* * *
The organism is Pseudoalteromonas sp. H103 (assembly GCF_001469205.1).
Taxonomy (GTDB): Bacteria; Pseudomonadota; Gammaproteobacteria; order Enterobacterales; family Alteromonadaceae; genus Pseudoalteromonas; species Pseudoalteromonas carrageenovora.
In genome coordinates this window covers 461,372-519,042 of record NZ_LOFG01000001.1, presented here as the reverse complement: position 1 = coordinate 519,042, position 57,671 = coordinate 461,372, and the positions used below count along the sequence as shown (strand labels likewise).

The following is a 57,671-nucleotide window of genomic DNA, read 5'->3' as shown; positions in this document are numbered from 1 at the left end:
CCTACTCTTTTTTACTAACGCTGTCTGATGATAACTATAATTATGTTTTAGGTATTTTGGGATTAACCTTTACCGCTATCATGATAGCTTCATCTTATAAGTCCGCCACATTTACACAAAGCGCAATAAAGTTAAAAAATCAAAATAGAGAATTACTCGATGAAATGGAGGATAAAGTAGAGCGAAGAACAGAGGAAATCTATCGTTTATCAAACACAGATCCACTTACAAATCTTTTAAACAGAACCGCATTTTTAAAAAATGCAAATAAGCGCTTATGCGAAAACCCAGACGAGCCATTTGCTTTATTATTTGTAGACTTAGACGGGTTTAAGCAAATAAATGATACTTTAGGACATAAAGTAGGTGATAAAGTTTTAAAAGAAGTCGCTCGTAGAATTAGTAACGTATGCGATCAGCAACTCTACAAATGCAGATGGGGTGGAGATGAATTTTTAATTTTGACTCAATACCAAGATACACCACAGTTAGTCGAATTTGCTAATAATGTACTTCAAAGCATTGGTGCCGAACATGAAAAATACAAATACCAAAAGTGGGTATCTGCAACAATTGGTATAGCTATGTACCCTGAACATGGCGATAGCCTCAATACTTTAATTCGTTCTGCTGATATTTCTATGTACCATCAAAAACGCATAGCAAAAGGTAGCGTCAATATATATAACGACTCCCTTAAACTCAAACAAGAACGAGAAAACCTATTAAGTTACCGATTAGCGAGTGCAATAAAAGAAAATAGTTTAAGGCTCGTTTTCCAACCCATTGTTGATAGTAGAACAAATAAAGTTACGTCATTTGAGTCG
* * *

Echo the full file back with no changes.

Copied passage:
The organism is Pseudoalteromonas sp. H103 (assembly GCF_001469205.1).
Taxonomy (GTDB): Bacteria; Pseudomonadota; Gammaproteobacteria; order Enterobacterales; family Alteromonadaceae; genus Pseudoalteromonas; species Pseudoalteromonas carrageenovora.
In genome coordinates this window covers 461,372-519,042 of record NZ_LOFG01000001.1, presented here as the reverse complement: position 1 = coordinate 519,042, position 57,671 = coordinate 461,372, and the positions used below count along the sequence as shown (strand labels likewise).

The following is a 57,671-nucleotide window of genomic DNA, read 5'->3' as shown; positions in this document are numbered from 1 at the left end:
CCTACTCTTTTTTACTAACGCTGTCTGATGATAACTATAATTATGTTTTAGGTATTTTGGGATTAACCTTTACCGCTATCATGATAGCTTCATCTTATAAGTCCGCCACATTTACACAAAGCGCAATAAAGTTAAAAAATCAAAATAGAGAATTACTCGATGAAATGGAGGATAAAGTAGAGCGAAGAACAGAGGAAATCTATCGTTTATCAAACACAGATCCACTTACAAATCTTTTAAACAGAACCGCATTTTTAAAAAATGCAAATAAGCGCTTATGCGAAAACCCAGACGAGCCATTTGCTTTATTATTTGTAGACTTAGACGGGTTTAAGCAAATAAATGATACTTTAGGACATAAAGTAGGTGATAAAGTTTTAAAAGAAGTCGCTCGTAGAATTAGTAACGTATGCGATCAGCAACTCTACAAATGCAGATGGGGTGGAGATGAATTTTTAATTTTGACTCAATACCAAGATACACCACAGTTAGTCGAATTTGCTAATAATGTACTTCAAAGCATTGGTGCCGAACATGAAAAATACAAATACCAAAAGTGGGTATCTGCAACAATTGGTATAGCTATGTACCCTGAACATGGCGATAGCCTCAATACTTTAATTCGTTCTGCTGATATTTCTATGTACCATCAAAAACGCATAGCAAAAGGTAGCGTCAATATATATAACGACTCCCTTAAACTCAAACAAGAACGAGAAAACCTATTAAGTTACCGATTAGCGAGTGCAATAAAAGAAAATAGTTTAAGGCTCGTTTTCCAACCCATTGTTGATAGTAGAACAAATAAAGTTACGTCATTTGAGTCG